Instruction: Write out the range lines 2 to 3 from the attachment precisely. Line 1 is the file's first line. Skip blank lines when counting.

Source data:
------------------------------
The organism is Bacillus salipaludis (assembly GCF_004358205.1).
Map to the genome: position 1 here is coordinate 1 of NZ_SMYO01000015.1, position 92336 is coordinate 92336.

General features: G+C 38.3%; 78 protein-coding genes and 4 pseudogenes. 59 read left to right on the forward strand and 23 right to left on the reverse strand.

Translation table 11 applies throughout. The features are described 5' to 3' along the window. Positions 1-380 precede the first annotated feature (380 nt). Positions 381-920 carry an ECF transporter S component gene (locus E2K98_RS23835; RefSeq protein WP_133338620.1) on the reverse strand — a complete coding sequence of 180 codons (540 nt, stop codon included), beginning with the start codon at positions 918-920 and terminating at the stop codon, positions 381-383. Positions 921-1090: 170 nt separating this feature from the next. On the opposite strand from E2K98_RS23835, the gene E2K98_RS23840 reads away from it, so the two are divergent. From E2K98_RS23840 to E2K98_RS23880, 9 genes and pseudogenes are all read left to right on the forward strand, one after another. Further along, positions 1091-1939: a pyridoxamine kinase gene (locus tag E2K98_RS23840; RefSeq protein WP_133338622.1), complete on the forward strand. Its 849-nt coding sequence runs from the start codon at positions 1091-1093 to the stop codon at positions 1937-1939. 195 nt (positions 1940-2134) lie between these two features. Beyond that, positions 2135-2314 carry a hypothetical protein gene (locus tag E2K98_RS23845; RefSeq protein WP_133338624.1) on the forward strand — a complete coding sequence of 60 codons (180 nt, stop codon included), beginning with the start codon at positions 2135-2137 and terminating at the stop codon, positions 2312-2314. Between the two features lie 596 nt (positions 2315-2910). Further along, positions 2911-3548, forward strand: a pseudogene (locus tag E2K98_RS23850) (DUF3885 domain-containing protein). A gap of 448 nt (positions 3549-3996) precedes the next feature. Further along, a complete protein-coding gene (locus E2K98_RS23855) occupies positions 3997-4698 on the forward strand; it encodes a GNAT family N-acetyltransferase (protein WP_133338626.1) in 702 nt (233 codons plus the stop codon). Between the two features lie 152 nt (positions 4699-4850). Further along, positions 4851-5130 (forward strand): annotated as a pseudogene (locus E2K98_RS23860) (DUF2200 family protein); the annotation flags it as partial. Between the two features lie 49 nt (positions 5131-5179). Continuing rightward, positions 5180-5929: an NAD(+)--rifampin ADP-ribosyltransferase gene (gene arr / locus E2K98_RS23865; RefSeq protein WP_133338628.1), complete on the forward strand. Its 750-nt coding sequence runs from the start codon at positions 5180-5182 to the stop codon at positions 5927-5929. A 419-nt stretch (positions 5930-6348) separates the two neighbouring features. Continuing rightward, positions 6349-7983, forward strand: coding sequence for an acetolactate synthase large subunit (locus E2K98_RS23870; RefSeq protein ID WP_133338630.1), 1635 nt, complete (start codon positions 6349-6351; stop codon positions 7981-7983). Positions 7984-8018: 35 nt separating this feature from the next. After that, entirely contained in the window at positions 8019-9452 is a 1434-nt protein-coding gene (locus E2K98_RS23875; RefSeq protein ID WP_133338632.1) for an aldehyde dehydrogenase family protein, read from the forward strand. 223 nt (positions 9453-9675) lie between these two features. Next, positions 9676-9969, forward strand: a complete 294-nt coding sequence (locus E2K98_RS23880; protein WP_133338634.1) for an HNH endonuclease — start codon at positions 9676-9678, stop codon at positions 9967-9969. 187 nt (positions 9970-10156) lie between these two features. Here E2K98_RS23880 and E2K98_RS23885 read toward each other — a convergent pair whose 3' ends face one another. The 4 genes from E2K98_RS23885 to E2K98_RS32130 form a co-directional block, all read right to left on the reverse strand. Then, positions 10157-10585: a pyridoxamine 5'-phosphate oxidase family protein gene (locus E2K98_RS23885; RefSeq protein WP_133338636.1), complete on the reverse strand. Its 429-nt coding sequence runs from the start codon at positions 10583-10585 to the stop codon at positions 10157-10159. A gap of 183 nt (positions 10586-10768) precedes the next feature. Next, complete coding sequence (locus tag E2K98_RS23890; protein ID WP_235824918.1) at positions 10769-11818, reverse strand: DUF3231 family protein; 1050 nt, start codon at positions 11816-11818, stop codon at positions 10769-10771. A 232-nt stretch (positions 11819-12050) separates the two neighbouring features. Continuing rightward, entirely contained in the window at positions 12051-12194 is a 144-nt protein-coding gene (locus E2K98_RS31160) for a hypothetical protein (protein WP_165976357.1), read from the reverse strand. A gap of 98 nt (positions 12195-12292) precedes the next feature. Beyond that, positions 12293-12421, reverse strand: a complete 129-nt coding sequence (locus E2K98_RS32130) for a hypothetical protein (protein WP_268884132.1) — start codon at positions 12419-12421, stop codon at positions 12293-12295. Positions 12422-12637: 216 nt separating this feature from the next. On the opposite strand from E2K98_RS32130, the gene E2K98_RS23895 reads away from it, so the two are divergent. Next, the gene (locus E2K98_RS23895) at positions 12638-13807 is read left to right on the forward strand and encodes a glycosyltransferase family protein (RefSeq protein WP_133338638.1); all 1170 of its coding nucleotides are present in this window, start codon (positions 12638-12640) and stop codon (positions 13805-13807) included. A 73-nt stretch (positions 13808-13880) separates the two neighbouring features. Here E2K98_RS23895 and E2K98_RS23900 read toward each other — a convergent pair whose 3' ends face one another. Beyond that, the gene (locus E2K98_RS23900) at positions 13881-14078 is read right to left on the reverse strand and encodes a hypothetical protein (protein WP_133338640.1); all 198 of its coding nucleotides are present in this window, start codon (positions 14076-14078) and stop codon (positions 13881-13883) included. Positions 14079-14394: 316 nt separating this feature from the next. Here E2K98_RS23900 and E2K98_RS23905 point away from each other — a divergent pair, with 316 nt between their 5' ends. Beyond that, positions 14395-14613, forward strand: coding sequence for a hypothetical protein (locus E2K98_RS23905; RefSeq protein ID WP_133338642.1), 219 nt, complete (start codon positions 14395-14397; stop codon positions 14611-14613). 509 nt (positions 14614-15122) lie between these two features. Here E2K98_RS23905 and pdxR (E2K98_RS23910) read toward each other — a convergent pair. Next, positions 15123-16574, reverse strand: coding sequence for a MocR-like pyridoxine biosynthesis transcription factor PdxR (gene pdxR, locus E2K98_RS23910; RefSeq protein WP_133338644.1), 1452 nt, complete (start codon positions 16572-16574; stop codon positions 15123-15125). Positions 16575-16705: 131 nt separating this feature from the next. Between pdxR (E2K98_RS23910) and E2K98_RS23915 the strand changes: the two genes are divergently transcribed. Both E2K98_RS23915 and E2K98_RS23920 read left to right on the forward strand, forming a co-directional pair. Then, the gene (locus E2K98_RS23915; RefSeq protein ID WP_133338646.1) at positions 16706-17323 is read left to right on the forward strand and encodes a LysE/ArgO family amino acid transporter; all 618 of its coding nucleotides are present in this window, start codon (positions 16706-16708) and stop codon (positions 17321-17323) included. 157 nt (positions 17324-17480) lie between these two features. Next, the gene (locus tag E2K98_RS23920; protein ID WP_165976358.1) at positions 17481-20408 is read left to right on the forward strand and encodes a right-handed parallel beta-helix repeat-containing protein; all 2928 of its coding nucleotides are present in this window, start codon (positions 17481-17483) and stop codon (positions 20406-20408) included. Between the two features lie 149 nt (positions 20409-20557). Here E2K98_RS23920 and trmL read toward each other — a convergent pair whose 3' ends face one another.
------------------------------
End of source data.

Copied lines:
Map to the genome: position 1 here is coordinate 1 of NZ_SMYO01000015.1, position 92336 is coordinate 92336.

General features: G+C 38.3%; 78 protein-coding genes and 4 pseudogenes. 59 read left to right on the forward strand and 23 right to left on the reverse strand.